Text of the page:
The exception to the rule of XCOPY deployment applies to assemblies that you want to make available to more than one application on the server without having multiple copies of the assembly (one for each application). These assemblies need to be installed in the GAC. Remember that assemblies installed in the GAC must be strongly named. You can do this by using the al.exe command-line tool. Once you have a strongly named assembly, you can install it into the GAC in several ways:
Microsoft Windows Installer 2.0 This is the preferred method for installing assemblies into the GAC because it performs reference counting and provides transactional installation, neither of which are available with the other options. See the Windows Installer documentation for more information on packaging and installing applications with Windows Installer 2.0.
gacutil.exe This command-line utility lets you add assemblies to the GAC, remove assemblies from the GAC, and list the contents of the GAC.
Windows Explorer The .NET Framework installs a shell extension that lets you simply drag-and-drop strongly named assemblies into the GAC from any Windows folder. The GAC is located at %WinDir%\assembly.
One nifty thing about global assemblies that compensates for the additional overhead of installing and removing them from the GAC is that they can contain versioning information. This allows two or more versions of the same assembly to be executed side by side, and it allows client applications to request the version of an assembly they want to use, or to accept the latest revision of an assembly.
In addition to the problems of registering COM components, IIS locked any COM component as soon as it was called. Because of this, replacing or updating a COM component often required stopping the IIS Web service, unregistering the old component, copying over the new component, registering the new component, and restarting the Web service. For many applications, this meant an unacceptable amount of downtime.
With private assemblies, this is no longer a problem because of the way ASP.NET loads assemblies. Unlike IIS under classic ASP, which loaded a component into memory and locked it on disk until the Web application (or IIS) was shut down, ASP.NET first makes a shadow copy of each assembly file and then loads and locks the shadow file instead of the original. ASP.NET then monitors the original files for changes. If changes are detected, ASP.NET fulfills any existing requests with the current copy of the assembly, and then it loads the new assembly and fulfills new requests using the updated assembly, discarding the old assembly. This allows you to easily update any private assembly used by your application without needing to shut down the Web server, even temporarily.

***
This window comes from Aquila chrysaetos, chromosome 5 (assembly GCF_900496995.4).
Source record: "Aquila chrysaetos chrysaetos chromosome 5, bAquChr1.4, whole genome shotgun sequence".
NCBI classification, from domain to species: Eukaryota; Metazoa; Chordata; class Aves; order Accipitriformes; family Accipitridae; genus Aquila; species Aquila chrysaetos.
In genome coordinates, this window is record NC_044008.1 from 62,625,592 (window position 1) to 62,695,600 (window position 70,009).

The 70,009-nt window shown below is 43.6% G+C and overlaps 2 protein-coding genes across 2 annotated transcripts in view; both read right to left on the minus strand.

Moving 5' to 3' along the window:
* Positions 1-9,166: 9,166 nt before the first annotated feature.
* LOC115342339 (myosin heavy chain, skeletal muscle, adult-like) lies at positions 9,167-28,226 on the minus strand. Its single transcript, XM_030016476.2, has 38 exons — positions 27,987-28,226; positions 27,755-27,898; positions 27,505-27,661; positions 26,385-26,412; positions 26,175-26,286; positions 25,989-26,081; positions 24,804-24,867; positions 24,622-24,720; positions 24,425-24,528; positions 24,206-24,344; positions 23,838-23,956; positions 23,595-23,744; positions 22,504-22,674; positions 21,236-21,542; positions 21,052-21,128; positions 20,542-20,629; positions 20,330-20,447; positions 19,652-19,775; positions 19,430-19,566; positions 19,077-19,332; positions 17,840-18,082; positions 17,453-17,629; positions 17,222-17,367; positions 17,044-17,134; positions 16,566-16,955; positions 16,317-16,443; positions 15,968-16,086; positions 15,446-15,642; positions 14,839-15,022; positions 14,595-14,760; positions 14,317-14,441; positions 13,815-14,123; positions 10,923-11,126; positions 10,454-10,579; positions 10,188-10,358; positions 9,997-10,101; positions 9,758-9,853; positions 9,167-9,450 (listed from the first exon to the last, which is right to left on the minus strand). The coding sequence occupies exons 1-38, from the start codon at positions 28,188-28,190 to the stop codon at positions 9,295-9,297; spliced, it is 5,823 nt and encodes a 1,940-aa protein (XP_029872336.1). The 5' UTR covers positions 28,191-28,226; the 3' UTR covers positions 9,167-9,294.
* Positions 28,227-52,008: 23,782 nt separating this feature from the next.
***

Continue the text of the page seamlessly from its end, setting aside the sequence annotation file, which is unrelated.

Once you’ve copied your content and assemblies to the target directory, it’s a good idea to double-check the IIS permissions on any subdirectories in the application. Fortunately, ASP.NET actually takes care of one of the most important checks for you. It automatically removes all permissions on the bin subdirectory of the application, effectively preventing the contents of the directory from being listed, read, downloaded, or executed.
Now, preventing IIS from executing the assemblies on behalf of clients might sound like a bad thing, but it’s not. In fact, when a request comes in for a resource that ASP.NET handles, such as an .aspx, .ascx, or .asmx file, IIS simply hands the request over to ASP.NET, which processes the request from there. Since ASP.NET alone is responsible for loading assemblies, preventing IIS from attempting to execute assemblies is a good thing.
If you have subdirectories that contain static content, such as images, you should ensure that the only permission allowed on these subdirectories is Read.
Most important, if you need to allow users to upload content to your Web application, it is absolutely essential that you set up a separate subdirectory for this purpose, and set only the Write permission. Read must not be allowed on this subdirectory, nor should you set the Execute permissions to anything other than None. Failure to follow these guidelines could allow an attacker to upload and execute hostile code in your application.
You can view and modify the IIS permissions for any directory by right-clicking the directory name in Internet Services Manager and selecting Properties. The permissions are set in the Directory (or Virtual Directory) tab, which is shown in the following illustration.